Can a Landlord Refuse to Rent to a Person who has a Pet?
Yes! In Ontario, a landlord can refuse to rent to their property a person who has a pet… however, once a lease has started, a Landlord cannot simply evict a tenant for having a pet.
Confused yet? Let me explain:
According to the Landlord and Tenant Board: “A landlord can refuse to rent to a person who has a pet.” They also mention that “A service animal is not considered a pet” and therefore if a tenant with a service animal makes an application to rent, that isn’t grounds for a refusal.
Now here’s where things get tricky…
The board also says: “A tenancy agreement cannot forbid a tenant from having a pet. And once there is a tenancy agreement, a landlord cannot evict the tenant simply for having a pet. This is true even if they agreed that the tenant would not have a pet.”
What this means is that once a lease starts, a landlord cannot evict or prevent a tenant from getting a pet. It also means that any wording in an agreement to lease which prohibits a tenant from having a pet is unenforceable. Even if the tenant hid a pet from you in the application process (ie. lied about having any pets), you still cannot evict them for having one.
HOWEVER… there are certain situations that The Board lists for when a landlord can start the eviction process and they are:
- the pet is making too much noise, damaging the unit or causing other tenants to have allergic reactions;
- the breed or species is inherently dangerous (e.g. a tenant’s pit bull could be considered “inherently dangerous” even if it hasn’t bitten anyone);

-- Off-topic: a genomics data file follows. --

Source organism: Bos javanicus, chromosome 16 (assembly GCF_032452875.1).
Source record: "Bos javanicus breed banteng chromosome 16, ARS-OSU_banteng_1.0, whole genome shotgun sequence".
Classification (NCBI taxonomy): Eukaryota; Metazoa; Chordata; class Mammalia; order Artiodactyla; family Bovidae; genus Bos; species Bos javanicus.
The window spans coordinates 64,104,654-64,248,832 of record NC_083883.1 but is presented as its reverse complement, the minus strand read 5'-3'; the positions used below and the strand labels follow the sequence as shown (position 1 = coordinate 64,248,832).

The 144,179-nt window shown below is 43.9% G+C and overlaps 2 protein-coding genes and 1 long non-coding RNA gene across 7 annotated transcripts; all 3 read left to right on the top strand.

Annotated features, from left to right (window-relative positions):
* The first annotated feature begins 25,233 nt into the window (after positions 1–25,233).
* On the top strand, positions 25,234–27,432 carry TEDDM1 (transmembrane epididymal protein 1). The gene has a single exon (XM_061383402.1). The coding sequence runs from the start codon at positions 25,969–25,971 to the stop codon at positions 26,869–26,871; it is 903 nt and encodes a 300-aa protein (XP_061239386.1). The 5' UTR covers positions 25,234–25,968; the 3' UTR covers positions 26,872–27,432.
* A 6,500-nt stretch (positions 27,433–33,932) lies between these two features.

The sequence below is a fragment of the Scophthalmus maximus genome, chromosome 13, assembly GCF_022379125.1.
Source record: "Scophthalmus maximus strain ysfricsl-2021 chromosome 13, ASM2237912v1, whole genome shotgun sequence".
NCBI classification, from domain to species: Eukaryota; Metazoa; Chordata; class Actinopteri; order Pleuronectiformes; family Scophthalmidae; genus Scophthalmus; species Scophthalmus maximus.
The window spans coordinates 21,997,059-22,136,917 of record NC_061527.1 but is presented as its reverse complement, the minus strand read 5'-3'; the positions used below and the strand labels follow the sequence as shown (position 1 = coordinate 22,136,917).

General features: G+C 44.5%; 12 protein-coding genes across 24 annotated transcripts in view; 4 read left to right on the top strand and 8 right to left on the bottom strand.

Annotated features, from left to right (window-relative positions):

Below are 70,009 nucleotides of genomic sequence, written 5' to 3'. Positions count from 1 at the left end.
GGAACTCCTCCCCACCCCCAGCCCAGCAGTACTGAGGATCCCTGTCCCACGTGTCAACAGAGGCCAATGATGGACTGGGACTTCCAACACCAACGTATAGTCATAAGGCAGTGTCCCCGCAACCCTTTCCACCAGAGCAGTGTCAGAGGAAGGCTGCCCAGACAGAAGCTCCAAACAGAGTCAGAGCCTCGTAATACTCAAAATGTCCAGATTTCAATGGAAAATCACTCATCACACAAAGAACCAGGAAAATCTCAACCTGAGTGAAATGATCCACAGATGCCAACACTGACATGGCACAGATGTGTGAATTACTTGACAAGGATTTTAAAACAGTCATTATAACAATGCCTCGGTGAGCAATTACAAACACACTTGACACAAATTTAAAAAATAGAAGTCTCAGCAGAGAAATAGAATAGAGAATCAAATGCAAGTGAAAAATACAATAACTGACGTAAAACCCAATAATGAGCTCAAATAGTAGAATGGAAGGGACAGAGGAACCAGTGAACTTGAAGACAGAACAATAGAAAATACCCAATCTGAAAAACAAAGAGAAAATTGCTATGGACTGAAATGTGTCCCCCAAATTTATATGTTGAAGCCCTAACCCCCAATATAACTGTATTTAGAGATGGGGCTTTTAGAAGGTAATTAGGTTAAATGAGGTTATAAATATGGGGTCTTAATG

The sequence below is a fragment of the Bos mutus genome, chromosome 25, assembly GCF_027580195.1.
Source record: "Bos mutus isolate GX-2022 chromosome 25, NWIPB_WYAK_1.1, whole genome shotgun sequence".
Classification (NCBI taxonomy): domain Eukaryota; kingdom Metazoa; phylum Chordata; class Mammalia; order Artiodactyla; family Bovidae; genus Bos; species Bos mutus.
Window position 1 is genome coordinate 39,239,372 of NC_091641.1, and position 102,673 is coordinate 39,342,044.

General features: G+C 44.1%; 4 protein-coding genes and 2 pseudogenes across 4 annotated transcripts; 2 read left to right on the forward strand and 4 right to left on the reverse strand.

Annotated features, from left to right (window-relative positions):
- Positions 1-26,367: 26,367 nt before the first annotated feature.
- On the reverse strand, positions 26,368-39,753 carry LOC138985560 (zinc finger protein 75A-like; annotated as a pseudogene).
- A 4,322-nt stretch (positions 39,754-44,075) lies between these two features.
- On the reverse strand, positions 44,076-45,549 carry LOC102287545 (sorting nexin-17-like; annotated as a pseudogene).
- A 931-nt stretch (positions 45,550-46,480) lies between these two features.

- the rules of the condominium corporation does not allow pets like the one tenant has.
The important distinction to make here is that a Landlord cannot evict the tenant just for having a pet, but rather only if a situation similar to the examples above occurs.
Can the Landlord Charge the Tenant a Damage Deposit?
The short answer is NO, and this extends to pet deposits as well. The Landlord and Tenant Board says the following:
A landlord cannot collect a damage deposit to pay for damage done to the unit. Also, a landlord cannot use the last month’s rent deposit to cover damages in the unit. The rent deposit can only be used for last month’s rent before the tenancy ends.
If the landlord finds that a tenant has damaged the unit or caused damage to the building, the landlord can give the tenant a notice of termination and/or ask them to pay for the damages. If the tenant doesn’t pay, the landlord can apply to have the LTB determine if there are damages and what should be done about them.
Tenants with Pets Summary
- Before a lease starts, a landlord can deny a tenants application simply for having a pet (Service animals excluded since they are not considered pets).
- A lease cannot contain any language that prevents a tenant from having or getting a pet.
- Once a lease is signed, a landlord cannot evict a tenant just for having a pet.
- A landlord cannot charge a tenant with a pet any sort of additional deposit for having a pet.